When Barcelona left Meyba for Kappa in 1992, the headline takeaway was the addition of white trim to the blaugrana stripes (right), but the deal also included another innovation.
For the first time, Barça were defending European champions and the plan was that, once they advanced to the group stages of the renamed Champions League, they would show off a new kit, intended solely for non-domestic games.
Things didn’t work out, though, as CSKA Moscow eliminated Barcelona in the second round. However, the ‘international’ kit (left) would be seen in 1992-93 as Barça lost out to São Paulo in the Intercontinental Cup in Tokyo in December.
Featuring a red central stripe rather than the unusual style on the home kit and a lace-up neck, the new strip also featured striped socks. It would come to greater prominence in 1993-94 as Johan Cruyff’s ‘Dream Team’ made it to the Champions League final only to lose 4-0 to Milan.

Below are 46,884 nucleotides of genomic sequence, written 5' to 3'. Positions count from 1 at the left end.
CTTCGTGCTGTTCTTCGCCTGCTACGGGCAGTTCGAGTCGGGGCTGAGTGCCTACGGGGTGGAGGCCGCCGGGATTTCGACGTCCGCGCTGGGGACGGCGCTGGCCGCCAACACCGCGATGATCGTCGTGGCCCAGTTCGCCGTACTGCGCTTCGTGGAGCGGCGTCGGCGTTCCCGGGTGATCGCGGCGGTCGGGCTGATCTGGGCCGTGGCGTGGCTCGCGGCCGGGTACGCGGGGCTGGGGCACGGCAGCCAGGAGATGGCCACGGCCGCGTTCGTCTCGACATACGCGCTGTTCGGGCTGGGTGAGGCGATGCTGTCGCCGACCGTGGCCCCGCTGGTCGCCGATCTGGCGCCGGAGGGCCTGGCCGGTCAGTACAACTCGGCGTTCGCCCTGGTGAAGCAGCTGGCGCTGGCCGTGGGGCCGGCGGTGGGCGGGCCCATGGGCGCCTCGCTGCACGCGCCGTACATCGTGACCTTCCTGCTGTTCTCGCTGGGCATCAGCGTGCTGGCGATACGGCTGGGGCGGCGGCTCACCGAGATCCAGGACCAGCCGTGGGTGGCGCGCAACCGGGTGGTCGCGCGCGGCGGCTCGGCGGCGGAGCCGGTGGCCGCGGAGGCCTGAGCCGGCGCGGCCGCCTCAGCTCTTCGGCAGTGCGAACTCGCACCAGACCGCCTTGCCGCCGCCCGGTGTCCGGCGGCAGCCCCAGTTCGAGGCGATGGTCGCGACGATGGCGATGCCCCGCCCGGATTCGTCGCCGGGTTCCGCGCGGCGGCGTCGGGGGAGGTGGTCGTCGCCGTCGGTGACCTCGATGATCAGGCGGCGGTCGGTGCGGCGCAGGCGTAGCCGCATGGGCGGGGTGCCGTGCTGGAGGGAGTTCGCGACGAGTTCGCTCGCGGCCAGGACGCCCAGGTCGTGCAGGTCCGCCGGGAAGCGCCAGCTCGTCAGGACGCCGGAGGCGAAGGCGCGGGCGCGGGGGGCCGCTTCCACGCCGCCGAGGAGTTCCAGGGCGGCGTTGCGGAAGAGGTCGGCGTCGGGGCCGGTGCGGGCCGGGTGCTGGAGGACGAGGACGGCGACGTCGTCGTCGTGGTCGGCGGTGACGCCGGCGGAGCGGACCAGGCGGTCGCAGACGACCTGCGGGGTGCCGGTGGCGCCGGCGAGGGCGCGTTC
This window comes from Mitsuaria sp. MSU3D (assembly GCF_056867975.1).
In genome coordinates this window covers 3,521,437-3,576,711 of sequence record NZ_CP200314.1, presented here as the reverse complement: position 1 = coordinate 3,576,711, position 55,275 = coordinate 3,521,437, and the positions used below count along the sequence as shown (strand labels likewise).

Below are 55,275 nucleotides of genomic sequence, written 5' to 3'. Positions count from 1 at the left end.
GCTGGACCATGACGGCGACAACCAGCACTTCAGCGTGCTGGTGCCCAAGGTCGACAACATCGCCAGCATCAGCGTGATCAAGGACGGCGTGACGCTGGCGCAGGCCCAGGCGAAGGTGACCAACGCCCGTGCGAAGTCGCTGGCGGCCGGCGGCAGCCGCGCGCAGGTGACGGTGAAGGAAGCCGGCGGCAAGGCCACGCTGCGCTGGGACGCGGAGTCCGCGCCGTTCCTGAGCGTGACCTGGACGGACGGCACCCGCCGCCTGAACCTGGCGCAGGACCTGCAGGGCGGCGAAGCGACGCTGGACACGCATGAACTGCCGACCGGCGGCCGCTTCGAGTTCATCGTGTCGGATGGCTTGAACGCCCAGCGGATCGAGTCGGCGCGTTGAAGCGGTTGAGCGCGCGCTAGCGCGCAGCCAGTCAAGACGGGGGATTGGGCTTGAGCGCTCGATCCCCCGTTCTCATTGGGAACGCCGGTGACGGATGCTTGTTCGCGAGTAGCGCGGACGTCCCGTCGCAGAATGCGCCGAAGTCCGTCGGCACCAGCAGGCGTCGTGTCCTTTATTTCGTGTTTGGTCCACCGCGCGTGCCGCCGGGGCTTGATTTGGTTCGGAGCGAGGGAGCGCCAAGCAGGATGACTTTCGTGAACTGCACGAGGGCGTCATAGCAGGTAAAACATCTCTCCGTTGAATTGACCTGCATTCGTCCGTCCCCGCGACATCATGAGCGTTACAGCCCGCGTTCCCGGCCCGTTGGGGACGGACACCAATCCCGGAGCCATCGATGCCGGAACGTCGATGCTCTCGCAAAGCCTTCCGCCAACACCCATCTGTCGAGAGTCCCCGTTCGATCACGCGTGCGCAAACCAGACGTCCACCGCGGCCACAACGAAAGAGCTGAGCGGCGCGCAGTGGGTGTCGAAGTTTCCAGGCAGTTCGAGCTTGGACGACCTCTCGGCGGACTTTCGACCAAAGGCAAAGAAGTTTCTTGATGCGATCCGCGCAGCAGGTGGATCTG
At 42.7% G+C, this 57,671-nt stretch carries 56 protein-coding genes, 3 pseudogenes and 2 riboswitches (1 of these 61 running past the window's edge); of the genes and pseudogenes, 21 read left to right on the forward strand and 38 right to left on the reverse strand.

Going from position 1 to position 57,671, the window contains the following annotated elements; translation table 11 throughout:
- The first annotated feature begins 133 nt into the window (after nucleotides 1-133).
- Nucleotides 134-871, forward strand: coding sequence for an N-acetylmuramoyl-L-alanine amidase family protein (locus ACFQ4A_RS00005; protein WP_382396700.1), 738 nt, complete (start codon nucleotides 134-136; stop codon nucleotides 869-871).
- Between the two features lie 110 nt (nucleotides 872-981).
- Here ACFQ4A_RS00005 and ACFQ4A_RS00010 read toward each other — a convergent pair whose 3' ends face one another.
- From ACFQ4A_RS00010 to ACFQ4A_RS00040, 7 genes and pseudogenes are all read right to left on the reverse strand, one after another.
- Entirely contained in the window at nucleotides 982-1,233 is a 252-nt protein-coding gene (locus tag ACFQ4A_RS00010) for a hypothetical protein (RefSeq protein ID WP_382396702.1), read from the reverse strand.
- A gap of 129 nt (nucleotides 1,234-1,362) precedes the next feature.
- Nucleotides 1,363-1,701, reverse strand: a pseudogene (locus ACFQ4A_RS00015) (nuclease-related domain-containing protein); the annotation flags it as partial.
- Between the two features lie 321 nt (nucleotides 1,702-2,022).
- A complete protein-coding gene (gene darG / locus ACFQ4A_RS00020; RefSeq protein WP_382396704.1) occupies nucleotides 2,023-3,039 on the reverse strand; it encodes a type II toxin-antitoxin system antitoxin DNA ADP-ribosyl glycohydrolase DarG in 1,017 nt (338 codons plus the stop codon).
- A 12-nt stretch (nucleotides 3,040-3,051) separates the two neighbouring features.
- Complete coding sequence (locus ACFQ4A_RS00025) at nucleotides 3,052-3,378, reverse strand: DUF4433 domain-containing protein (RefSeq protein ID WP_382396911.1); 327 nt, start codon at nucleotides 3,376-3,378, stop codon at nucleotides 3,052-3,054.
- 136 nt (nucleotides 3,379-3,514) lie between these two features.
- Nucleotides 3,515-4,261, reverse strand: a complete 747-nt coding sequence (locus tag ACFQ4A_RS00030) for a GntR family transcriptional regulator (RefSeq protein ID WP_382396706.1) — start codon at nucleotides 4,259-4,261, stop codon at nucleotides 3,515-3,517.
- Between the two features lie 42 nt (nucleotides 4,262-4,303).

While most big teams were on two-year kit cycles by this stage, Barcelona retained their home kit for a third season in 1994-95 and the European kit was also kept, albeit with some changes brought about due to Uefa clamping down on sponsorship rules. Though it looked similar from a distance, gone were the Kappa logos from the fabric as well on the taping down the sleeves and shorts legs (right).
Emerging from the group stages – where they beat Manchester United 4-0, with United having to wear a modified version of their black change strip for similar reasons – Barça were drawn against Paris Saint-Germain in the quarter-finals and the first leg, at the Camp Nou on March 1, brought one last variant to the European kit.
Instead of the laced neck, it now featured one in the same style as the home, albeit recoloured to fit the European strip (left). The first leg finished in a 1-1 draw and, though Barcelona took the lead in the second leg in Paris, the hosts came back to win 2-1, meaning that we never found out if the alteration to the kit was permanent or a true one-off.